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Guaranteed finalization support

by Leandro Lucarella on 2009- 04- 19 17:03 (updated on 2009- 04- 19 17:03)
tagged d, dgc, en, finalization, specs, understanding the current gc - with 0 comment(s)

There was some discussion going on about what I found in my previous post. Unfortunately the discussion diverged a lot, and lots of people seems to defend not guaranteed finalization for no reason, or arguing that finalization is supposed to be used with RAII.

I find all the arguments very weak, at least for convincing me that the current specs are not broken (if finalizers shouldn't be used with objects with its lifetime determined by the GC, then don't let that happen).

The current specs allow a D implementation with a GC that don't call finalizers for collected objects at all! So any D program relying on that is actually broken.

Anyways, from all the possible solutions to this problem, I think the better is just to provide guaranteed finalization, at least at program exit. That is doable (and easily doable by the way).

I filed a bug report about this, but unfortunately, seeing how the discussion at the news group went, I'm very skeptic about this being fixed at all.

Object finalization

by Leandro Lucarella on 2009- 04- 18 15:18 (updated on 2009- 04- 18 15:18)
tagged d, dgc, en, finalization, specs, understanding the current gc - with 0 comment(s)

I'm writing a trivial naive (but fully working) GC implementation. The idea is:

  1. Improve my understanding about how a GC is written from the ground up
  2. Ease the learning curve for other people wanting to learn how to write a D GC
  3. Serve as documentation (will be fully documented)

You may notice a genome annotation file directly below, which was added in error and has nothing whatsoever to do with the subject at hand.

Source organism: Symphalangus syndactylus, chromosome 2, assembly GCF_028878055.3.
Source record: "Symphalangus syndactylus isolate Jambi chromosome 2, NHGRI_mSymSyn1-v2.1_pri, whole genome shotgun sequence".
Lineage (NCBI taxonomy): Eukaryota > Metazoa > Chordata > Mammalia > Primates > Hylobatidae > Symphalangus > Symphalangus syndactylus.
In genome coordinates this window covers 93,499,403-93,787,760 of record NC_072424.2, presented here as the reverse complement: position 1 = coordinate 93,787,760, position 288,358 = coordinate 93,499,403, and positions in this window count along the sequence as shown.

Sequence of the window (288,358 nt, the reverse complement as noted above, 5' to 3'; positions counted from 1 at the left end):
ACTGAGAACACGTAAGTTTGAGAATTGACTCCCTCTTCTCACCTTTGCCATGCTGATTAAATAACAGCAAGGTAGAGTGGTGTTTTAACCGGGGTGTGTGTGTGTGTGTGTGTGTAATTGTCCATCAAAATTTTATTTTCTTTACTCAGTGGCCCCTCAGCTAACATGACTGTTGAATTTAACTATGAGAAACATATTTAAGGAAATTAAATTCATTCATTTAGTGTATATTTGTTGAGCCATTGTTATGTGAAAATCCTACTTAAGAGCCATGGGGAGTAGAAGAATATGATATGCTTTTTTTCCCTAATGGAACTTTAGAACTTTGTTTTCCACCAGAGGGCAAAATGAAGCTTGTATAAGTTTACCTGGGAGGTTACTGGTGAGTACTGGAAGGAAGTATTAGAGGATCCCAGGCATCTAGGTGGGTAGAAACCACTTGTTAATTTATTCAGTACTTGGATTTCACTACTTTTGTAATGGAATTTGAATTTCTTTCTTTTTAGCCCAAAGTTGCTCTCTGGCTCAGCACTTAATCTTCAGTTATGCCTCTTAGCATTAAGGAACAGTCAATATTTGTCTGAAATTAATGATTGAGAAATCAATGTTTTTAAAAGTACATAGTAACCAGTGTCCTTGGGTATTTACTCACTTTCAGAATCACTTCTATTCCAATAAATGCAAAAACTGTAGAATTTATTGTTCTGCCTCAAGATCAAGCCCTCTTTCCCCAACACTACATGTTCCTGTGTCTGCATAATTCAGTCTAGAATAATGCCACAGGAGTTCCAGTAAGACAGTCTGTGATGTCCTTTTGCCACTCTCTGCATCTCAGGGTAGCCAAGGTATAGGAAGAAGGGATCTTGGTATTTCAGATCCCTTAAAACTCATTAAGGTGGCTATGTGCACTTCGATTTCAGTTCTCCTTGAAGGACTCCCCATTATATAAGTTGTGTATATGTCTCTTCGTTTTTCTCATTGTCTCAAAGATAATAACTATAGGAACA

4. Serve as a benchmarking base (to see how better is an implementation compared to the dumbest and simplest implementation ever =)

There is a lot of literature on GC algorithms, but there is almost no literature of the particularities on implementing a GC in D (how to handle the stack, how finalize an object, etc.). The idea of this GC implementation is to tackle this. The collection and allocation algorithms are really simple so you can pay attention to the other stuff.

The exercise is already paying off. Implementing this GC I was able to see some details I missed when I've done the analysis of the current implementation.

For example, I completely missed finalization. The GC stores for each cell a flag that indicates when an object should be finalized, and when the memory is swept it calls rt_finalize() to take care of the business. That was easy to add to my toy GC implementation.

Then I was trying to decide if all memory should be released when the GC is terminated or if I could let the OS do that. Then I remembered finalization, so I realized I should at least call the finalizers for the live objects. So I went see how the current implementation does that.

It turns out it just calls a full collection (you have an option to not collect at all, or to collect excluding roots from the stack, using the undocumented gc_setTermCleanupLevel() and gc_gsetTermCleanupLevel() functions). So if there are still pointers in the static data or in the stack to objects with finalizers, those finalizers are never called.

I've searched the specs and it's a documented feature that D doesn't guarantee that all objects finalizers get called:

The garbage collector is not guaranteed to run the destructor for all unreferenced objects. Furthermore, the order in which the garbage collector calls destructors for unreference objects is not specified. This means that when the garbage collector calls a destructor for an object of a class that has members that are references to garbage collected objects, those references may no longer be valid. This means that destructors cannot reference sub objects.

I knew that ordering was not guaranteed so you can't call other finalizer in a finalizer (and that make a lot of sense), but I didn't knew about the other stuff. This is great for GC implementors but not so nice for GC users ;)

I know that the GC, being conservative, has a lot of limitations, but I think this one is not completely necessary. When the program ends, it should be fairly safe to call all the finalizers for the live objects, referenced or not.

In this scheme, finalization is as reliable as UDP =)